Tips for managing life after retirement

The youngest baby boomers are about 55 years old, the oldest in their 70s. That means a whole lot of people are retiring every day in this country. I know a few of those folks. Some say that after a few months, they didn’t know what to do with themselves, so they went back to work. Others say their blood pressure dropped and health improved.

Entering into retirement is an exciting adventure. You have worked for decades, and retirement from the workforce may feel liberating. Finally, you have more time to spend with your loved ones and engage in activities that you enjoy. The bucket list you have always wanted to tackle can finally be done.

Then something unexpected happens. You might realize that you miss feeling productive and you become uncertain of your purpose. You are not sure how to go about your day and you find that you are having a hard time adjusting to your new life. These uncomfortable feelings are normal and experienced by many retirees. It is important to understand that these ups-and-downs happen, and that eventually, you will likely settle into a comfortable routine, re-establish your sense of purpose, and enjoy your retired life.

Retirement can be a roller coaster of emotions and adventures, both fun and nerve-wracking. The stages of retirement highlight what some retirees may experience during their retirement years.

• Honeymoon. Retirees enjoy their newfound freedom and spend their time relaxing and engaging in activities that their previous working schedule did not allow.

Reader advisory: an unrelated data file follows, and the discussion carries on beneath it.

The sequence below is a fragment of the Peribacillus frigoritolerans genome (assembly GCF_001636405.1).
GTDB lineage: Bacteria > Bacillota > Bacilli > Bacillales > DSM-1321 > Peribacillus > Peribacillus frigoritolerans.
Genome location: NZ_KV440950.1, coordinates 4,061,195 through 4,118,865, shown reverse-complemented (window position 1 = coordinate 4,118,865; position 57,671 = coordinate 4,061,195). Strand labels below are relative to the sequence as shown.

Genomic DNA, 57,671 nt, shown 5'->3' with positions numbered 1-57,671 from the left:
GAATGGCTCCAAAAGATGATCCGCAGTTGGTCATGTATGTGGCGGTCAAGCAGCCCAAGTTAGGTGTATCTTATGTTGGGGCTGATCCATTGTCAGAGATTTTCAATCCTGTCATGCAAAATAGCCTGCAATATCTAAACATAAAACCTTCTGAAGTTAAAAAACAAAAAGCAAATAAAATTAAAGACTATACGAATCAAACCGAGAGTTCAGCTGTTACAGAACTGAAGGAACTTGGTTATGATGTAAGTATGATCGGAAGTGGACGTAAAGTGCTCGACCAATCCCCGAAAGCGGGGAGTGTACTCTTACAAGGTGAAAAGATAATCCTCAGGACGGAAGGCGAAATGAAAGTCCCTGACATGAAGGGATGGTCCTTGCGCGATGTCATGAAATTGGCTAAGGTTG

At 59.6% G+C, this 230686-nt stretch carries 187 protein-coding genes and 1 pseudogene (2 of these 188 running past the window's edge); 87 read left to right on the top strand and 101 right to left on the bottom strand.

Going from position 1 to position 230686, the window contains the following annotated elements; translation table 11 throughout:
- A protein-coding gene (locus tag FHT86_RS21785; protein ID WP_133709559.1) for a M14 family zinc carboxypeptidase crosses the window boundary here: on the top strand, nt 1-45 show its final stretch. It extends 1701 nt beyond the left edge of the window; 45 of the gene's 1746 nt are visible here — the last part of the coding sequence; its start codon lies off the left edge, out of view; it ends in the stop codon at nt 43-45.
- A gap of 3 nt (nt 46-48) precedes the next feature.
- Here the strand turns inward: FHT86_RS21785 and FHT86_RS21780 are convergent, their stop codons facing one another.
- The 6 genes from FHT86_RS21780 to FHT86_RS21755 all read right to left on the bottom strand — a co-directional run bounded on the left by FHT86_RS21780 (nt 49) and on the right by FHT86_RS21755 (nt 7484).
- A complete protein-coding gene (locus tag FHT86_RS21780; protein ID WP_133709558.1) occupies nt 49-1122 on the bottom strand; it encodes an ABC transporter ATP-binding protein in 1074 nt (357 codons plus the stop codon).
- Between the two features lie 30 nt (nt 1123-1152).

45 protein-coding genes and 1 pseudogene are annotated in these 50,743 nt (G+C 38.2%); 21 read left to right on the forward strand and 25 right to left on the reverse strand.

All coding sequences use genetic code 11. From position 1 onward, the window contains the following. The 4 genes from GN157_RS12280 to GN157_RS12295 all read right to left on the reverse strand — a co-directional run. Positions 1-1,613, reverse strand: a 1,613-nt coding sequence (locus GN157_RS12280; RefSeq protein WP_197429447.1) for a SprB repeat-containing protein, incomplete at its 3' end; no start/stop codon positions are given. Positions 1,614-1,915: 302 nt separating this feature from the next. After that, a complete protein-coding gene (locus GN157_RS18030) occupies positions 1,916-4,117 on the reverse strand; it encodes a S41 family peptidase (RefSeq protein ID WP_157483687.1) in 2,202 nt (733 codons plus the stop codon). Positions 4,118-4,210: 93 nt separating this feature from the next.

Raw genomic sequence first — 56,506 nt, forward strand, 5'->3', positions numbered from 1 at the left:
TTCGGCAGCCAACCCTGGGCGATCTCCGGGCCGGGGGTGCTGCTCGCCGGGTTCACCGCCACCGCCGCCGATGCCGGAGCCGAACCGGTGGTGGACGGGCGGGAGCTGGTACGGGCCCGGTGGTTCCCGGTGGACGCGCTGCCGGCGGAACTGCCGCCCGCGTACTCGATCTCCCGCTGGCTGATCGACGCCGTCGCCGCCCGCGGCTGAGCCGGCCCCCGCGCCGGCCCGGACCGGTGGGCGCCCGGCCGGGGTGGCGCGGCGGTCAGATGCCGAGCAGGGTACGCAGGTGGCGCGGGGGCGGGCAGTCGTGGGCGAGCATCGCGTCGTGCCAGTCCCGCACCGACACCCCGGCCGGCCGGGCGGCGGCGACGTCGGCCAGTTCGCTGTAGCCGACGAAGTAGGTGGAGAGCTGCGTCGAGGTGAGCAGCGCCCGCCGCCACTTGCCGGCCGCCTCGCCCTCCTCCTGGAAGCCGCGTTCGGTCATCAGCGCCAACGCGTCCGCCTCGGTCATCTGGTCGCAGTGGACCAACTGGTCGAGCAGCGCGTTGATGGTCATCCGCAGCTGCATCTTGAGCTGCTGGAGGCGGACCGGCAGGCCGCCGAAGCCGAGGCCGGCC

• Disenchantment. Retirees may find a lull in their retirement, realizing that it may not be as exciting as what they had hoped. They may feel bored or lack a sense of purpose, missing the stimulation that work and colleagues provided. Retirees might ask themselves, “Did I retire too soon?”

• Reorientation. During this phase, retirees will reassess their retirement, engage in new activities, and reinvigorate their sense of purpose. They might also develop a more realistic plan for their retirement years.

• Retirement Routine. Retirees in this stage will effectively adapt to their new retired life and will feel content with their activities and purpose.

• Termination. Some retirees may terminate their retirement by returning to work, either part- or full-time. For most people, however, termination occurs when individuals become too sick or fragile to live their life independently.

A good conversation starter (even if that conversation is with yourself) is the K-State Research and Extension fact sheet, So Now What? Tips for Managing Life after Retirement https://www.aging.k-state.edu/programs/managing_retirement/MF3426_Fact%20Sheet.pdf.

If you are already retired, where do you think you fit in these stages? It is important to be aware of these stages and understand that you might experience ups-and-downs during retirement. Despite this, retirement is an amazing opportunity to thrive and enjoy your life.

Nancy Nelson38 Posts

Nancy Nelson is the Meadowlark Extension District agent in the areas of family and child development.

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